Julie Wright wrote her first book when she was fifteen and has written over twenty novels since then. She is a Whitney Awards winner for best romance with her books Cross My Heart and Lies Jane Austen Told Me, and she is a Crown Heart recipient for the novel The Fortune Café.
She has one husband, three kids, one dog, and a varying amount of fish, frogs, and salamanders (depending on attrition). She loves writing, reading, hiking, playing with her kids, and watching her husband make dinner.
She hates mayonnaise.
WEBSITE | TWITTER | FACEBOOK | INSTAGRAM
THE BLOG TOUR BLURB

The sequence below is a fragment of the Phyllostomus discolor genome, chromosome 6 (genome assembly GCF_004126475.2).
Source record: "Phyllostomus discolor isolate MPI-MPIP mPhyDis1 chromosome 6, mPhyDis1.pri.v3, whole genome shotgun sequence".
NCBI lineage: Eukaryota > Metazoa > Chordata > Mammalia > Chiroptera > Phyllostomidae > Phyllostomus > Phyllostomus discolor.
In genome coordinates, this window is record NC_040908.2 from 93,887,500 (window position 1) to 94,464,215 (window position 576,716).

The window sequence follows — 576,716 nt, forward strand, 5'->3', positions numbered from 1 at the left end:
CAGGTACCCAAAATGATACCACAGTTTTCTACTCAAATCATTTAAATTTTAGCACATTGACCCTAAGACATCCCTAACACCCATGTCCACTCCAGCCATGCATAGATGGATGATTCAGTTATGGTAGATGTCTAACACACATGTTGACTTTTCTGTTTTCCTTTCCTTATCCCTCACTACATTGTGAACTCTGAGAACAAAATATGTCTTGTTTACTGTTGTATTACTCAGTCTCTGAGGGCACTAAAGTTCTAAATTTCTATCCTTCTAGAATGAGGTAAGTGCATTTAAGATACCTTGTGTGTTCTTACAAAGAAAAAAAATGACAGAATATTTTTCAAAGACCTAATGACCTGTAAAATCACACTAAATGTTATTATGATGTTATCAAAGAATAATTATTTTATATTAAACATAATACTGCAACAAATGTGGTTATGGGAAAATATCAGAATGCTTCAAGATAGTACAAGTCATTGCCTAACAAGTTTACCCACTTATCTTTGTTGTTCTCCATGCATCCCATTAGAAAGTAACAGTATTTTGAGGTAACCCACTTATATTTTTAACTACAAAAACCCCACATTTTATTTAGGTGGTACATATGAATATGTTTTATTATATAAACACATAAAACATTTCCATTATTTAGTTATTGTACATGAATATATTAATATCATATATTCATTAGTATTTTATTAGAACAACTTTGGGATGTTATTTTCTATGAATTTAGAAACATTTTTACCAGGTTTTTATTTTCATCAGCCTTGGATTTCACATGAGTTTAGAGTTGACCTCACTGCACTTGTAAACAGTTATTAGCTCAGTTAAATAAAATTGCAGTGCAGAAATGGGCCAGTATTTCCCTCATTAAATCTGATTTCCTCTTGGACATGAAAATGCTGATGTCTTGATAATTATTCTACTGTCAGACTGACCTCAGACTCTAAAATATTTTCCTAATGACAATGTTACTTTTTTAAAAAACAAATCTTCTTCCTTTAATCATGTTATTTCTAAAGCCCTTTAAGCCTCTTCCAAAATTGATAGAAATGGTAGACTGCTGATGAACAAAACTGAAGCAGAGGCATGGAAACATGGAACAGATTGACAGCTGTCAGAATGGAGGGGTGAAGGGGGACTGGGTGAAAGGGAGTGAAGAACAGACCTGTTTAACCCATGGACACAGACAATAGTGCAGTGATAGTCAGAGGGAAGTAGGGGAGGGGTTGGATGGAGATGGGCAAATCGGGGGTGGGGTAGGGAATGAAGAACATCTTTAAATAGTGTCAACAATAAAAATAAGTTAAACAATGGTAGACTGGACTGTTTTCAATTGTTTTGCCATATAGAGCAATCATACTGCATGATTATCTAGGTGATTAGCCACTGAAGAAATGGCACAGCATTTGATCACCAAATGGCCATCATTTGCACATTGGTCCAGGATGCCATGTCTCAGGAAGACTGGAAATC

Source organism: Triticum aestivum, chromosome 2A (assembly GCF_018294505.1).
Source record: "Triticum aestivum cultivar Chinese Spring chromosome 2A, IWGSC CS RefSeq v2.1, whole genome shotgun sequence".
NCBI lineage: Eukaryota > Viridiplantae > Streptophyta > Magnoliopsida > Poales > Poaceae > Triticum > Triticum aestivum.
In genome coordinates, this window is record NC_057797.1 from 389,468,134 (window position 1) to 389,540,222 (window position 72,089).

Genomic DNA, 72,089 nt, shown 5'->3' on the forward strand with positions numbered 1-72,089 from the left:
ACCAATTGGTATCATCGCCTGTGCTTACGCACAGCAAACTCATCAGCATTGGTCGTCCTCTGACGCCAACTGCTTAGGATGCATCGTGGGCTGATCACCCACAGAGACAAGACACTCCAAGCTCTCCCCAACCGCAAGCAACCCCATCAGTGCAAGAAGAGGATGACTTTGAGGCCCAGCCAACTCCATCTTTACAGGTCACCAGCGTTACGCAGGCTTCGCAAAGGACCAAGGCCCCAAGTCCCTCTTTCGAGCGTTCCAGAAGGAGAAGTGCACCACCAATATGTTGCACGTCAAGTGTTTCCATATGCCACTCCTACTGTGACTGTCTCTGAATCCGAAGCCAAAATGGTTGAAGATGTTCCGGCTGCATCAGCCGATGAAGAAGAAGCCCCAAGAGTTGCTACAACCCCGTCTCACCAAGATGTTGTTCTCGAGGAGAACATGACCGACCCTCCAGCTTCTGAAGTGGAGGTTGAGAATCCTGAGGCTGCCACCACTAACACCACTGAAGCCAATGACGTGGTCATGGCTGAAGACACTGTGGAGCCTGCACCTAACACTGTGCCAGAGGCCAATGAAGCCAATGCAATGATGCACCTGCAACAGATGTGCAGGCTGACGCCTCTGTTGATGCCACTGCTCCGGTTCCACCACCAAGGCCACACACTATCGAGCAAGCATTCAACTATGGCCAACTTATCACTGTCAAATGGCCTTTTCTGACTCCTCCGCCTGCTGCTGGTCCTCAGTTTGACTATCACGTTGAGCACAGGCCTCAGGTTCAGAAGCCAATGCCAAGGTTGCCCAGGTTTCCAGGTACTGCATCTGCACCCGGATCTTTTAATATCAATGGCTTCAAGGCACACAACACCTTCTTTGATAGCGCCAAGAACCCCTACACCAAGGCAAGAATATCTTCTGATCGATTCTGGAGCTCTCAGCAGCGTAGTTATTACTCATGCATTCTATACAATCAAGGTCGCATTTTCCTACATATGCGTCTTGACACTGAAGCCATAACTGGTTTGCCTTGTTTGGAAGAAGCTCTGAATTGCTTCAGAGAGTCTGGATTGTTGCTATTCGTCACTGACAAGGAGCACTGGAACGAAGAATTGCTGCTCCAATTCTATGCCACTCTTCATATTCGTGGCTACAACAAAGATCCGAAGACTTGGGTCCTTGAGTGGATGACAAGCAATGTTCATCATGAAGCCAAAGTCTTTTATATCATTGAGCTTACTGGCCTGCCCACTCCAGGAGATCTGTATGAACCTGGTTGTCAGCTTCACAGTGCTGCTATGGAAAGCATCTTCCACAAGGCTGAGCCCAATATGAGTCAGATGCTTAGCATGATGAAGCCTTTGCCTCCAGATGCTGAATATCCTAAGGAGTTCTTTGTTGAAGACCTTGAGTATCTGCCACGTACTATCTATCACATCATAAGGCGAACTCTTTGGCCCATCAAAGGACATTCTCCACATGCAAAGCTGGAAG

Join the virtual blog tour of A CAPTAIN FOR CAROLINE GRAY (Proper Romance Regency), Julie Wright’s highly acclaimed historical romance novel March 1 – 28, 2021. Over forty popular blogs specializing in historical romance, inspirational fiction, and Austenesque fiction will join in the celebration of its release with excerpts, spotlights, and reviews of this new Regency-era novel set aboard an English ship bound for India.
BLOG TOUR SCHEDULE
March 01 My Jane Austen Book Club (Excerpt)
March 01 Austenprose — A Jane Austen Blog (Review)
March 02 Storeybook Reviews (Review)
March 02 Lu Reviews Books (Review)
March 02 Bookworm Lisa (Review)
March 03 Probably at the Library (Excerpt)
March 03 Our Book Confessions (Review)
March 03 Lady with a Quill (Review)
March 04 The Caffeinated Bibliophile (Review)
March 04 Fire & Ice (Review)
March 05 Literary Time Out (Review)
March 05 Among the Reads (Review)
March 06 Books and Socks Rock (Review)